Five minutes earlier, as Amanda and I strolled through this beautiful Turkish beach town, Amanda stopped me and told me something that really caught my attention. With her right pointer finger extended Amanda said: “Leighton, isn’t that the man that was on the beach yesterday?”

I turned for a look and began to follow him. It would be hard to call this a chase, but the guy sure was taking some strange turns as he wound his way through the small alleys and shops in the center of town. After nearly being run over by a kid on a scooter, my hand reached for what I suddenly realized was the exact shirt I had been wearing the day before.

Had I spoken Turkish there would have been many wonderful and glorious phrases spilling from my seething mouth at that moment. “You f#@$% sh@@#$ad ba#$%d. However, all I could think to say was: “That’s a nice shirt”. I said this because it was a nice shirt. It was mine after all, and after not having it for the night, I realized how fond of it I had become. It was really nothing too special – just a grey Jockey T shirt. However, when you have been wearing the same 4 t-shirts for the past 6 months, you tend to grow quite fond of them.

So now I was standing in the street holding a Turkish man wearing my shirt. This was the only man at the beach yesterday whose face I remembered. As we swam in the clearest and freshest seawater of our lives, he sat on a rock smoking his cigarette with an impossibly long ash.

“How you know he steals from you?” A thick Turkish accent from the crowd asks me this fair question. As I answered yet another local stepped up to bat. His right hand made a solid connection to the face of the man wearing my shirt. My shirt staggered backwards and fell into the stack of crates. More locals saw an opportunity they could not resist and crates began flying at the lanky man.

Amanda had left about 3 minutes prior to the flying fruit crates. As instructed by me, shortly after my first foray into crime fighting, she was causing a scene by running around the town screaming for the police.

The Turks will throw a punch at any opportunity apparently. So anytime this 6 ft scrawny man with a darkened complexion and dark beard’s mouth opened, it was met with a new fist. I was smiling the entire time.

We had spent a good portion of the prior afternoon at the police station struggling to fill out a police report in Turkish.

The bag sat ten feet behind me as we stared off into the Mediterranean in awe. In it rested my pants, knife, wallet, credit cards, passport, camera, cell phone, and many smaller items such as my insulin, blood tester, small plastic samurai man, luggage keys, and basically everything of value that I possess on my travels – including my Herpicin Lip Balm because lip herpes can be a problem in the sun.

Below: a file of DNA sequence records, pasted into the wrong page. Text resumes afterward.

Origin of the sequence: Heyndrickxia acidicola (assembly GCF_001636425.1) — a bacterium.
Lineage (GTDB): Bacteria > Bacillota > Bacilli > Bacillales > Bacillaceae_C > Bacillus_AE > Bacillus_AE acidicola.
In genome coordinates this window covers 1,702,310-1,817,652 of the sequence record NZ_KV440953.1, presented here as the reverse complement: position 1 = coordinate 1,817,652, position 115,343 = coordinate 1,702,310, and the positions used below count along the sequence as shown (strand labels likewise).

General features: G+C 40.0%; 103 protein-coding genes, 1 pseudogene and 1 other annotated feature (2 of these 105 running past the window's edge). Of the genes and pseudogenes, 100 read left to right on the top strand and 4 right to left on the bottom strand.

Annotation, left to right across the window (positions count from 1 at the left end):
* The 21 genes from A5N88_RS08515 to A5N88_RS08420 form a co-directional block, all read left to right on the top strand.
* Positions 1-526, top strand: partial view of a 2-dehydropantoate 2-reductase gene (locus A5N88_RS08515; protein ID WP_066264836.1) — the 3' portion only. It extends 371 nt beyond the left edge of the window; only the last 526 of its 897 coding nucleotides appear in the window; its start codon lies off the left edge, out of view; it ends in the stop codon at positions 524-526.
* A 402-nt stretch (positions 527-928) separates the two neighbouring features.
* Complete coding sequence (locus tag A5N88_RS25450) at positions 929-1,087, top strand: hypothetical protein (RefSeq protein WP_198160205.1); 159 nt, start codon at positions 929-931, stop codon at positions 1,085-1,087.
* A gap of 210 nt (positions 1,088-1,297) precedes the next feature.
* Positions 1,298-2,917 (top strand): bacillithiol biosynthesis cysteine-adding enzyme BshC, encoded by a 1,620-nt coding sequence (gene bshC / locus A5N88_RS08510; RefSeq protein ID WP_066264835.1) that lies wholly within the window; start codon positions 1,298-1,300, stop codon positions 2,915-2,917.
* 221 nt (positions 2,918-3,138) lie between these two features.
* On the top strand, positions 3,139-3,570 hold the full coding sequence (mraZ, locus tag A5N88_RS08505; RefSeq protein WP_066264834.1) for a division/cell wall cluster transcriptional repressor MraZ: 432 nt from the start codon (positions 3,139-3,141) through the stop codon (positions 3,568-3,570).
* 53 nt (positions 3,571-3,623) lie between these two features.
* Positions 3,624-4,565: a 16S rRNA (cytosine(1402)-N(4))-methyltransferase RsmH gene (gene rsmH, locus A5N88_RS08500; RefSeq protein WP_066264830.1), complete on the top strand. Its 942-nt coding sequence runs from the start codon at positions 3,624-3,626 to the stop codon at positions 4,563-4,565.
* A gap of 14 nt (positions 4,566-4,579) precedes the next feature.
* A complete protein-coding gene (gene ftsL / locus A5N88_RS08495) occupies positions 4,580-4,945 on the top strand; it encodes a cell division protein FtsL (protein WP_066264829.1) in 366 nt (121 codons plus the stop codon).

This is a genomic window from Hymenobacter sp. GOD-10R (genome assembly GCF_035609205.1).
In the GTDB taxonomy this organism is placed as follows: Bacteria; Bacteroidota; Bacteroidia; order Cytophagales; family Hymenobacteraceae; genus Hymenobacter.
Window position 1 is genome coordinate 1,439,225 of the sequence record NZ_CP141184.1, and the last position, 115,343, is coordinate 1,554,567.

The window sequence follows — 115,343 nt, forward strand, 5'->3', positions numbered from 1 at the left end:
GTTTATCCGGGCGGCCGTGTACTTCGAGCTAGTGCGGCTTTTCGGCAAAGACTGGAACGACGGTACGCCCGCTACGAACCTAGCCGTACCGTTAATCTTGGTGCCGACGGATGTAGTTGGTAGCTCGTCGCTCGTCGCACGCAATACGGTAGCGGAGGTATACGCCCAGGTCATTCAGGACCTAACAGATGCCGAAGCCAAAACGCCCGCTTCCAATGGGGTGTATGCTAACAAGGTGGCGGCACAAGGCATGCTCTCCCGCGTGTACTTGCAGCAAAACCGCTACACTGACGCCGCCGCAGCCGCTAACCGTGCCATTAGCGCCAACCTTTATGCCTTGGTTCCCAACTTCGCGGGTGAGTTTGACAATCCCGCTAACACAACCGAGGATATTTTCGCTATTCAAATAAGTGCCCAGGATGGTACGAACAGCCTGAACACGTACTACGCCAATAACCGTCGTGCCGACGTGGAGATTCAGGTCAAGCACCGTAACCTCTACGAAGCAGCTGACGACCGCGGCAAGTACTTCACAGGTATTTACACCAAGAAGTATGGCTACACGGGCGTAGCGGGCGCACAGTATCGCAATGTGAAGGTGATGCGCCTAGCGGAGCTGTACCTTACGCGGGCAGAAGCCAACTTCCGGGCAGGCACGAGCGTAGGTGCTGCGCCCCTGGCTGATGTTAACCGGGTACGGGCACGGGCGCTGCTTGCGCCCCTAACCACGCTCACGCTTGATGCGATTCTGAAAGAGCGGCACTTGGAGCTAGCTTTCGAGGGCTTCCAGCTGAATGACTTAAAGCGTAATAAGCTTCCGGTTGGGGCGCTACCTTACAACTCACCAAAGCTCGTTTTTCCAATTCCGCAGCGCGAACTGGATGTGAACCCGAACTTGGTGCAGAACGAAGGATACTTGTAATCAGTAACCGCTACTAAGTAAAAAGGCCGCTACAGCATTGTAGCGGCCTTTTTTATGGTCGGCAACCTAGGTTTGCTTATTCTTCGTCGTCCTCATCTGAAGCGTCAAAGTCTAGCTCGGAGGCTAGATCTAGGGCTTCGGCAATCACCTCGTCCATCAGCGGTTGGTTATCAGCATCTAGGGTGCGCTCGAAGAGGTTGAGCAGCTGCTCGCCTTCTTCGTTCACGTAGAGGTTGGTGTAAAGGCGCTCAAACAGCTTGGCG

I wanted to throw a punch but I’m just not a violent person. Fortunately he was bleeding quite badly by the time Amanda arrived with the police to a crowd of about forty.

While the owner of the fruit stand was no doubt concerned about his flying crates of fruit, I was more focused on my shirt. I really like that shirt.

Our fingers shook as adrenaline pumped through our bloodstreams. Amanda and I were escorted to the station by two detectives.

I sat in the blue chair at the end of the hall tonguing my herpetic lip, pondering which items I missed most. Was it the samurai man, the driver’s license, the passport, the camera? We sat at the police station for many hours. Amanda produced a beautiful image from her digital camera of the beach we were relaxing at the day before. The man with the now bleeding face sat in the left corner of the frame, waiting to run off with my possessions. The police loved it. It was possibly the first time they had evidence of a petty thief in action. They wanted to hire my little Sherlock Holmes on the spot. They took him into a room near where I sat. Apparently the man and four police decided to sit down and watch a Bruce Lee flick on high volume in this room. However, I did not notice a television. Nor were there any chairs. I was promptly asked to move down the hall, away from the noise. I never received an invite to join in the melee.
My translator was a Turkish man of 21 years whose German girlfriend was also a victim of theft that morning. Their criminal was caught on tape. We shared our stories and begged the police to let me search the man’s hotel room who at this point was still wearing my shirt.

Items began turning up one by one. First the phone, then the camera, then my bag, then my sunscreen walked through the door as detectives searched his hotel room and the trash bins around the hotel. “Where’s my passport?” I screamed in agony.

In the end, we left the man in his jail cell – minus my shirt. He has many pieces of evidence to prove his guilt and even more bruises.

I hope they cut his hands off. However, this law was abolished in Turkey with the fall of the Ottoman Empire nınety years ago.

I still have no knife, no shorts, and worst of all, no passport. I do have one hell of a great story to tell. It is certainly an Independence Day that will not be forgotten.